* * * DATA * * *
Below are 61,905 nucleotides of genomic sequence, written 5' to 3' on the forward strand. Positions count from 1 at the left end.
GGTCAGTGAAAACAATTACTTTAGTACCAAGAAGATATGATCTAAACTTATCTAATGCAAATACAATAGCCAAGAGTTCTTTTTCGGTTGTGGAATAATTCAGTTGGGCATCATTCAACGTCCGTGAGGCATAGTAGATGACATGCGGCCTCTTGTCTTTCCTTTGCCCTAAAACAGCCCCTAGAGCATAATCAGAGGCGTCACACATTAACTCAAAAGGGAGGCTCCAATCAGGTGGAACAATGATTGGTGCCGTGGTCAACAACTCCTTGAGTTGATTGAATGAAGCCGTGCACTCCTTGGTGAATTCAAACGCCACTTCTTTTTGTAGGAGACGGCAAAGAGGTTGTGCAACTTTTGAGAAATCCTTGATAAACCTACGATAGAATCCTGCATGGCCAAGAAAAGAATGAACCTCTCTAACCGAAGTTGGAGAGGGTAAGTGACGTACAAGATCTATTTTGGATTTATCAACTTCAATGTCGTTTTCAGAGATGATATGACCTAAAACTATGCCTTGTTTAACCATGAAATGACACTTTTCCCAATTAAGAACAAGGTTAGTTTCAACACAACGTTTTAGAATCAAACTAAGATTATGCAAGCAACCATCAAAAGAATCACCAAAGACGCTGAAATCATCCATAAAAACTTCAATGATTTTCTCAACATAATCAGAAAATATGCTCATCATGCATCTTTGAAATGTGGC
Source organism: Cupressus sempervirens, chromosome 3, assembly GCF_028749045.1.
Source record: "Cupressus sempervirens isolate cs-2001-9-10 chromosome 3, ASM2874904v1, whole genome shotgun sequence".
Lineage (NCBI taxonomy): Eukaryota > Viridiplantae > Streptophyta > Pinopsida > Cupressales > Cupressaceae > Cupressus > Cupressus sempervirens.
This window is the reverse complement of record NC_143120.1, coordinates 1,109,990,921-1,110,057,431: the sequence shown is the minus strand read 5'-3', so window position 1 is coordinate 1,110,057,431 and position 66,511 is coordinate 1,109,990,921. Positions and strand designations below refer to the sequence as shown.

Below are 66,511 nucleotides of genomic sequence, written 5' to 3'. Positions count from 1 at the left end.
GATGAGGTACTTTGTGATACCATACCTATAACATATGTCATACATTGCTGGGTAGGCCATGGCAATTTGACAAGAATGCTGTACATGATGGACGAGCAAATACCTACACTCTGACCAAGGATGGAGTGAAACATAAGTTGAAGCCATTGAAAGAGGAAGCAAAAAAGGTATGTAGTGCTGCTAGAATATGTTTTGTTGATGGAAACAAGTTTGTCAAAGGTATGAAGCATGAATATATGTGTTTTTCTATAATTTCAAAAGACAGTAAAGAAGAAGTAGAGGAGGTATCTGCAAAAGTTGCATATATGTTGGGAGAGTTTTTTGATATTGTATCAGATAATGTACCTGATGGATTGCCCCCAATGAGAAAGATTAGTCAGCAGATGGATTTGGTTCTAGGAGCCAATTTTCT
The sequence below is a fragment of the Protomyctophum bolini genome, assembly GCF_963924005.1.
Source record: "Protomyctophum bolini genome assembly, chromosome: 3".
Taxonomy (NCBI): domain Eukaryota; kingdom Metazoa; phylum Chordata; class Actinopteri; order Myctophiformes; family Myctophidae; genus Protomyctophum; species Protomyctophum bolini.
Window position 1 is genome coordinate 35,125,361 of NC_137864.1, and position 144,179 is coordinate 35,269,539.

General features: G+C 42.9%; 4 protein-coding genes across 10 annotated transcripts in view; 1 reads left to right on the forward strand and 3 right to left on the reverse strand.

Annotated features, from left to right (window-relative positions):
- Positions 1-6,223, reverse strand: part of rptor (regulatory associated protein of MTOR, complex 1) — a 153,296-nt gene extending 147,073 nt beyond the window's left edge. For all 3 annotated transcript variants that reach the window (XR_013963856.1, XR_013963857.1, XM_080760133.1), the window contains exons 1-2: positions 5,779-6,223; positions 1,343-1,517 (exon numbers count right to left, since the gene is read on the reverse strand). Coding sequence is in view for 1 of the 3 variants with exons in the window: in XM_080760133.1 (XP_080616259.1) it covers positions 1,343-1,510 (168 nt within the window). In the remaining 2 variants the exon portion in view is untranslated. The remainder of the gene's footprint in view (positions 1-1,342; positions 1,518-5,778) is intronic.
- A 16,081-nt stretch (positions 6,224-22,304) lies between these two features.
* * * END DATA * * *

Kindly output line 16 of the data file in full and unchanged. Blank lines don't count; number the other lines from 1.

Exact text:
- A 16,081-nt stretch (positions 6,224-22,304) lies between these two features.